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What's Behind Iran's Muted Official Criticism of Revised Travel Ban?

FILE -Iranian Foreign Minister Mohammad Javad Zarif (R) and deputy Foreign Minister for European and American Affairs Majid Takht-Ravanchi (L) listen during a meeting with journalists in Tehran.
FILE -Iranian Foreign Minister Mohammad Javad Zarif (R) and deputy Foreign Minister for European and American Affairs Majid Takht-Ravanchi (L) listen during a meeting with journalists in Tehran.

Iran has given a muted response to a revised U.S. immigration policy that temporarily bars entry to most Iranians, with a junior Iranian official criticizing it as the product of a disorganized U.S. foreign policy.

Iranian state media quoted Deputy Foreign Minister Majid Takht Ravanchi as telling reporters on Tuesday that Tehran “rejects” the new U.S. travel order, signed by President Donald Trump a day earlier.

The order bars most citizens of Iran and five other Muslim-majority nations from traveling to the U.S. for 90 days beginning March 16, because of what U.S. officials say is the inability of those nations to adequately screen their travelers to weed out potential terrorists. The measure is a more limited version of an initial travel ban signed by Trump in January but suspended within days by a U.S. court due to legal challenges from critics who see both versions as an unconstitutional entry ban on Muslims. The initial ban included a seventh predominantly Muslim nation, Iraq, which was removed in the revised order.

A 'shaky' proposition?

In comments published by Iran’s Fars and ISNA news agencies, Takht Ravanchi said the new U.S. travel restrictions have a “shaky” basis and reflect Trump's poor understanding of foreign policy. He also said Iran’s response to the previous travel ban remains in effect and there is no need for new action.

Iranian Foreign Minister Mohammad Javad Zarif denounced Trump’s initial travel order as an “insult” to Iran and the Islamic world.

He also said Iran would respond by no longer issuing visas to U.S. citizens while making exceptions in certain cases. In one such exception, Iran allowed the U.S. men’s wresting team to compete in last month’s Freestyle World Cup in the western Iranian city of Kermanshah, where the Americans lost to the Iranian national team in the final. No information was available on how many other exceptions have been made or how many U.S. citizens have been denied Iranian visas since Javad Zarif announced the retaliatory move on January 31.

Iran observer Mohsen Milani, a politics professor at the University of South Florida, sees Tehran’s reaction to the latest U.S. travel order as cautious.

“The Iranian deputy foreign minister’s remarks indicate that he thinks it is premature to determine the direction of U.S. foreign policy,” Milani told VOA Persian. He said it appears that the Iranian government wants to see what happens in the three months the limited travel ban is in effect – whether it becomes permanent, what happens to U.S. policy on the Iran nuclear deal and whether Washington designates Iran’s Islamic Revolutionary Guard Corps as a foreign terrorist organization. “Depending on those U.S. policy decisions, Iran will determine what to do about visas for Americans and what exemptions to give them,” Milani said.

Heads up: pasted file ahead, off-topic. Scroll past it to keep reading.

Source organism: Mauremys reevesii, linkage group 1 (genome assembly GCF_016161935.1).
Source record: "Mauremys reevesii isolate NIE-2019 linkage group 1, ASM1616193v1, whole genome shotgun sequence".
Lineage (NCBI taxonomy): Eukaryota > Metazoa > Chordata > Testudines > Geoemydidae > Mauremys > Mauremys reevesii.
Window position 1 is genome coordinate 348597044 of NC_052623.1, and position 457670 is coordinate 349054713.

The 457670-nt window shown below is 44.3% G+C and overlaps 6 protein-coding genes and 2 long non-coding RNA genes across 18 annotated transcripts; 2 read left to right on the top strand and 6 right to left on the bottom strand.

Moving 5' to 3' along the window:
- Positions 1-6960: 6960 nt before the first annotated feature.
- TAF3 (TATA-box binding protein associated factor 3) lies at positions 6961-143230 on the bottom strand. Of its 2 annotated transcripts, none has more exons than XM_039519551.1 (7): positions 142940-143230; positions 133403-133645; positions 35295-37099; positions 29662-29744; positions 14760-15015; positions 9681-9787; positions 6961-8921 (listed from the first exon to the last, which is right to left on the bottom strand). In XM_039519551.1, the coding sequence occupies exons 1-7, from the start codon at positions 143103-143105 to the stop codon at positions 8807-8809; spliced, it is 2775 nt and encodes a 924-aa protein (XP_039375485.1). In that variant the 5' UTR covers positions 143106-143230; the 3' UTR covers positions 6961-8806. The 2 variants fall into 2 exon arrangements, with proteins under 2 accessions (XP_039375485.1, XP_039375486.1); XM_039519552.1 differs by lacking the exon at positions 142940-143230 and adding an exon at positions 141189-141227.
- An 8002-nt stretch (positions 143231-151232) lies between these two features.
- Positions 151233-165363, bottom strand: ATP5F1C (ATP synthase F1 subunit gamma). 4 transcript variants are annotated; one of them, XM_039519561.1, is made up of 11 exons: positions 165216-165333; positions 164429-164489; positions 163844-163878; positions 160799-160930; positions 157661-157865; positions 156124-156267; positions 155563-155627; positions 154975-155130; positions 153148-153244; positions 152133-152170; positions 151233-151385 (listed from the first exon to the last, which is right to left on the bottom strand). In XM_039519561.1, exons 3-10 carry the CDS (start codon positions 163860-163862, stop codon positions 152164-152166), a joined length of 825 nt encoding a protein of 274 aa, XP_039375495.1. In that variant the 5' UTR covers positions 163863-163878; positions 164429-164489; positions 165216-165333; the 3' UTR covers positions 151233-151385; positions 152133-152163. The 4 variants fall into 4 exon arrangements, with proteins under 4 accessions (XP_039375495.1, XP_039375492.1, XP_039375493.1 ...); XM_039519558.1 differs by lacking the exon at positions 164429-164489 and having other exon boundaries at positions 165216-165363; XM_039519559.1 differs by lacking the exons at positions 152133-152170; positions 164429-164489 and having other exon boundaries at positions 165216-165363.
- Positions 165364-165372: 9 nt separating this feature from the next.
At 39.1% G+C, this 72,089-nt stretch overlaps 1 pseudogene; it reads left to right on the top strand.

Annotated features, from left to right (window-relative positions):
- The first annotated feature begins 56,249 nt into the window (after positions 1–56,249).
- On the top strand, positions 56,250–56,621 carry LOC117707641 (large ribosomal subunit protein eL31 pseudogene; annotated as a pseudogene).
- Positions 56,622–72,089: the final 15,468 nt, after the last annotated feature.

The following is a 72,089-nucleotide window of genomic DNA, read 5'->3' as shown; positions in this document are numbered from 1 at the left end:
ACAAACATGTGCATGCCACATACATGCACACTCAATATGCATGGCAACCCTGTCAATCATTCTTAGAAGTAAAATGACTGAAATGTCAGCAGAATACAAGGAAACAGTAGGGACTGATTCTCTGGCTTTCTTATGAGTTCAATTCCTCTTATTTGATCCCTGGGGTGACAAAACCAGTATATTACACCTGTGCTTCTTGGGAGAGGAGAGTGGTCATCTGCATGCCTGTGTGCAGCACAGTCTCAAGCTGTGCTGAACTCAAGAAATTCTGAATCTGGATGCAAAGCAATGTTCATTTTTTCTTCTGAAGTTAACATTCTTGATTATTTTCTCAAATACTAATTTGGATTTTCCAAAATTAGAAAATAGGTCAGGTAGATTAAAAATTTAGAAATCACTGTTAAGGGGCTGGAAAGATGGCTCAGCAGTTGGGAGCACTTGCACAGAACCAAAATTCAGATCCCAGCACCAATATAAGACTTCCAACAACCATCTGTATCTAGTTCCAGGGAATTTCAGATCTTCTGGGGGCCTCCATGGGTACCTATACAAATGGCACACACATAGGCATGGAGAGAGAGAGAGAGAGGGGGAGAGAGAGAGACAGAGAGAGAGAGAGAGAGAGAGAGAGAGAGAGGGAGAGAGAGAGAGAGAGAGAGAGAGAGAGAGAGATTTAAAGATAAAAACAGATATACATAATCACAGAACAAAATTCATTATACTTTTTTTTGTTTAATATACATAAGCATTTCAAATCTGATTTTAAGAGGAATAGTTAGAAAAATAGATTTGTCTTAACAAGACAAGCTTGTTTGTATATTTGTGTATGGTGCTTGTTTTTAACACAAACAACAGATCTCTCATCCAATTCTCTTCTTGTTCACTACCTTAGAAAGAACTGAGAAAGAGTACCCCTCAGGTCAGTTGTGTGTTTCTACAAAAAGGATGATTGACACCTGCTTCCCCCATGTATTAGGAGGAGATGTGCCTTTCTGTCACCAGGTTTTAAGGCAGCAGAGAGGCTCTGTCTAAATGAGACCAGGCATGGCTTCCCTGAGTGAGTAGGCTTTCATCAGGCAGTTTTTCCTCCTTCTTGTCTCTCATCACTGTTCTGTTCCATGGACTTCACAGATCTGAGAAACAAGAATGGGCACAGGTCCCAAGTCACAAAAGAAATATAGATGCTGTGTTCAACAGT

Seeking an advantage

Behind Iran’s public display of caution, Iranian conservative figures may see political benefits in the Trump administration’s persistence with the travel restrictions, Milani believes. “Iranian hardliners, especially in the run up to May’s presidential election, will use the ban to reinforce the same allegation that they have made all along – that the U.S. is the enemy of Iran,” he said. “There also are hardline elements in Iran’s power structure that want to minimize American influence in the country – they probably also will welcome the ban on Iranians visiting the U.S.”

In examining Iran’s muted official criticism of the U.S. travel order, Milani also sees a deep disappointment in the U.S. position among Iranian moderates. “Those elements of the power system won’t be happy because the U.S. is one of the most favored travel destinations for Iranians of all walks of life including many who work for the government and have family members living in America,” he said. “The U.S. also is by far the most popular destination for young Iranians who want to pursue higher education abroad, based on my conversations with Iranian students, including those who want to attend my university. For them, the U.S. ban is a major setback.”

Iranians opine online

On Instagram, user amir123987yser criticized the U.S. move, asking: “why are Iranians banned from traveling to the U.S. when they do not engage in terrorism, in contrast to Saudi Arabia” which is not on the banned list but whose citizens were involved in the 2001 terrorist attacks on the United States. Another critic, Facebook user Mehdi Beirami, commented on VOA Persian’s live video of the U.S. announcement, vowing that he will not travel to the United States or fly with U.S. airlines even though they are cheaper than others, and will not buy any American products “for the rest of my life.”

Other Iranian social media users turned their ire toward the Iranian government rather than the U.S. Instagram user abbaa0912 said Iranians have no right to be angry at the United States because the Iranian government promotes the burning of U.S. flags at state-sanctioned rallies. In a similar Instagram comment, user najibi.spidh said she thinks the U.S. decision to remove Iraq from the banned list “means Iraq is better than us, because they don’t chant ‘Down with USA’” – a popular slogan at anti-U.S. rallies in Iran.

Afshar Sigarchi of VOA’s Persian service contributed to this report.